Think crunches for belly-fat are just the thing? Think again. The most dangerous type of belly fat—the kind that resides deep within the abdomen and sneaks into the spaces between internal organs—laughs in the face of your crunches, weight-lifting and resistance-training in general. A study of adults aged 18-70 found aerobic exercise such as jogging, however, can ‘significantly reduce’ this fat (also called visceral or liver fat), and decrease your risk of developing heart disease or diabetes.
“When it comes to increased health risks, where fat is deposited in the body is more important than how much fat you have,” said Cris Slentz, a Duke University exercise physiologist who led the study. “Resistance training is great for improving strength and increasing lean body mass. But if you are overweight, which two-thirds of the population is, and you want to lose belly fat, aerobic exercise is the better choice because it burns more calories.”
Participants in the study jogged 12 miles per week for eight months.
Need more incentive to hit the pavement? What if we told you that looking svelte pays—a lot. That’s the theory behind University of Texas economist Daniel Hamermesh’s new book, Beauty Pays: Why Attractive People Are More Successful (there’s even word for the economics of beauty: pulchronomics). According to Hamermesh, below-average-looking men earn 17 percent less than George Clooney types, while below-average-looking females bring in 12 percent less—and this held true for all sorts of professions, like teaching and football stardom, where beauty isn’t exactly part of the job description. Ugh. Wonder if the beauty bias will make any difference for the just-announced cast of this season’s Dancing With the Stars? The contest pits Boomer TV journalist Nancy Grace against Gen Y reality star Kristin Cavallari; rock heir Chaz Bono against 90s songstress Chynna Phillips (daughter of The Mamas & the Papas’ John and Michelle Phillips); and talk-show host Ricki Lake against George Clooney’s ex-girlfriend.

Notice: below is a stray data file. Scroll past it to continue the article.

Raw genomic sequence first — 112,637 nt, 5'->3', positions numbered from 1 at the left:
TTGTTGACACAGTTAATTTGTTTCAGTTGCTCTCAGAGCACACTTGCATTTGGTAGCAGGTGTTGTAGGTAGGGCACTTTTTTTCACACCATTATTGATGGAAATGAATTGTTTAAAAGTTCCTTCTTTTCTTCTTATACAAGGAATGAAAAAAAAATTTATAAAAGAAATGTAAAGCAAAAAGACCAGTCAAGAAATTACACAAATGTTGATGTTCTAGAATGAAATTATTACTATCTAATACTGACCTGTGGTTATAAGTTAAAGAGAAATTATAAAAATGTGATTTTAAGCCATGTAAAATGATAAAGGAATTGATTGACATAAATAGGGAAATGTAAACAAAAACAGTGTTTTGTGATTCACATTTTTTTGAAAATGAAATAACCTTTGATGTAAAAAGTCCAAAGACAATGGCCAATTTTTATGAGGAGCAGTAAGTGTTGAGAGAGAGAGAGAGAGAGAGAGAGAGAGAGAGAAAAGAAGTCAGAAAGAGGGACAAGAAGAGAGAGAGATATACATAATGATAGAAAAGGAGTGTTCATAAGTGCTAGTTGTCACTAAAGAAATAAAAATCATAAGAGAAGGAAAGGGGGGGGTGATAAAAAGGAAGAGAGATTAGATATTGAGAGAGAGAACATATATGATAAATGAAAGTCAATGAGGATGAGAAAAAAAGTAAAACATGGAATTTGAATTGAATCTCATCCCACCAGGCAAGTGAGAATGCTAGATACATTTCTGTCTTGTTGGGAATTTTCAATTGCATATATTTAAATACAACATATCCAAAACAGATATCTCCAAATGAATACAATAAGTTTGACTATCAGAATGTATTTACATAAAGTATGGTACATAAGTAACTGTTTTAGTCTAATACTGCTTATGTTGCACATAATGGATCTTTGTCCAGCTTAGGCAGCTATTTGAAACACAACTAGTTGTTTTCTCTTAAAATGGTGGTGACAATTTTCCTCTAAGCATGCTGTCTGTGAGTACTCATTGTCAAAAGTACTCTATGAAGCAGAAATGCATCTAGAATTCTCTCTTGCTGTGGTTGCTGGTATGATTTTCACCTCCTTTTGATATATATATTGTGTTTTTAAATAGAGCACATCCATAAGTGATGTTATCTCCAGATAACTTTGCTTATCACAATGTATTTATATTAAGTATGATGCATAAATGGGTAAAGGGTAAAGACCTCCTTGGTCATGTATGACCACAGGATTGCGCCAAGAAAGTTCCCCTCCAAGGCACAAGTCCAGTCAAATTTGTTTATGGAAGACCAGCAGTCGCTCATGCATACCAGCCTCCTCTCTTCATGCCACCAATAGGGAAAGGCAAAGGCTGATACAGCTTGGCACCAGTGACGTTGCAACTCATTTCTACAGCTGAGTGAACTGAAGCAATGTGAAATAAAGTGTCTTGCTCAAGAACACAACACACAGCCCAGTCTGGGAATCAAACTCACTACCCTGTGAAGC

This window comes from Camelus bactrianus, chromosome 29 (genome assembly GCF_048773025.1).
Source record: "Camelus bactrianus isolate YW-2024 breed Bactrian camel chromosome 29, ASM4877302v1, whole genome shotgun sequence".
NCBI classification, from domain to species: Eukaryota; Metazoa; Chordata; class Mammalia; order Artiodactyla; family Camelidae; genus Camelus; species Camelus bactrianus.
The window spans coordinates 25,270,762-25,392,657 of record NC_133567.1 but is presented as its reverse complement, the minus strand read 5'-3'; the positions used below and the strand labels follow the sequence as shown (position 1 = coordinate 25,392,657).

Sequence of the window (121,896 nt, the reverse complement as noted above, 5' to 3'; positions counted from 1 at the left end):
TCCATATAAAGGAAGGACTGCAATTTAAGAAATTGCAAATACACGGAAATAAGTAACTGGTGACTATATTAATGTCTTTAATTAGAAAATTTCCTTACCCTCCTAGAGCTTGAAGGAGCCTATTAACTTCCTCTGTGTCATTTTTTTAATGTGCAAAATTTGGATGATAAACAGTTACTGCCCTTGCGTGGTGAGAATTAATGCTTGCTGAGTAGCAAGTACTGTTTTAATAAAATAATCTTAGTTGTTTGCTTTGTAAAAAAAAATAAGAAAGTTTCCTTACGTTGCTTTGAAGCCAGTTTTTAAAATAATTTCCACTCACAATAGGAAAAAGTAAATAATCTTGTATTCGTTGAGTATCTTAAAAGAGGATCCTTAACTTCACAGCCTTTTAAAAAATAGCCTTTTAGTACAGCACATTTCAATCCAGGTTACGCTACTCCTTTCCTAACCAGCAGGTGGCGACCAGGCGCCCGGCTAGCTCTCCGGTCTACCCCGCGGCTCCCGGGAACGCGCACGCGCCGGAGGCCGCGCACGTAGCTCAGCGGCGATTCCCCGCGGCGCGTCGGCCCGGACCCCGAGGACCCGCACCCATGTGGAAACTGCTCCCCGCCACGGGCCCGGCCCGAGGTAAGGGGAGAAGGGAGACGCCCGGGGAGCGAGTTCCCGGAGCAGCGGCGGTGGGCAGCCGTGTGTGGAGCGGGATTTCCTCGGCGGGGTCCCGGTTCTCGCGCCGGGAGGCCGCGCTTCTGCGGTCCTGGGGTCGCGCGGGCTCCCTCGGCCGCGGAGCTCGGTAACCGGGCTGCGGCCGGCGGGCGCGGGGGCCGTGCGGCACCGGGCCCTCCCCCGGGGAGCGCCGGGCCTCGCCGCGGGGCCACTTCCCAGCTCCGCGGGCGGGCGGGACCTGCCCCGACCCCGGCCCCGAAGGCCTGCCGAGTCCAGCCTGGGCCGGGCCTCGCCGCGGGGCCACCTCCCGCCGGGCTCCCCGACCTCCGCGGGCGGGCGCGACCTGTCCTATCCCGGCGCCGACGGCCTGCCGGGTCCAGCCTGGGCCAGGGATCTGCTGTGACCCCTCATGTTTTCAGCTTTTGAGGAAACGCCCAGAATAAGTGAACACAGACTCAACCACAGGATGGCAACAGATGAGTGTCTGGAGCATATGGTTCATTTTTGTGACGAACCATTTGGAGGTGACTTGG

In good news … Scientists say the ‘Black Death’ plague is not coming back (whew); banks are temporarily waiving fees for folks burdened by Hurricane Irene; a new Iowa State study shows how “collaborative dialogues” between middle-aged couples can help keep memories sharp; and it turns out that marriage can literally help mend broken hearts—married men and women live years longer after coronary bypass surgery compared with unmarried people who have the same surgery.
… and in saying goodbye: The last of the great Delta Bluesman, David ‘Honeyboy’ Edwards, died Monday at 96. Edwards, who was thought to be the oldest surviving member of the legendary first generation of Mississippi Delta blue performers, was still playing 100 shows a year until 2008.
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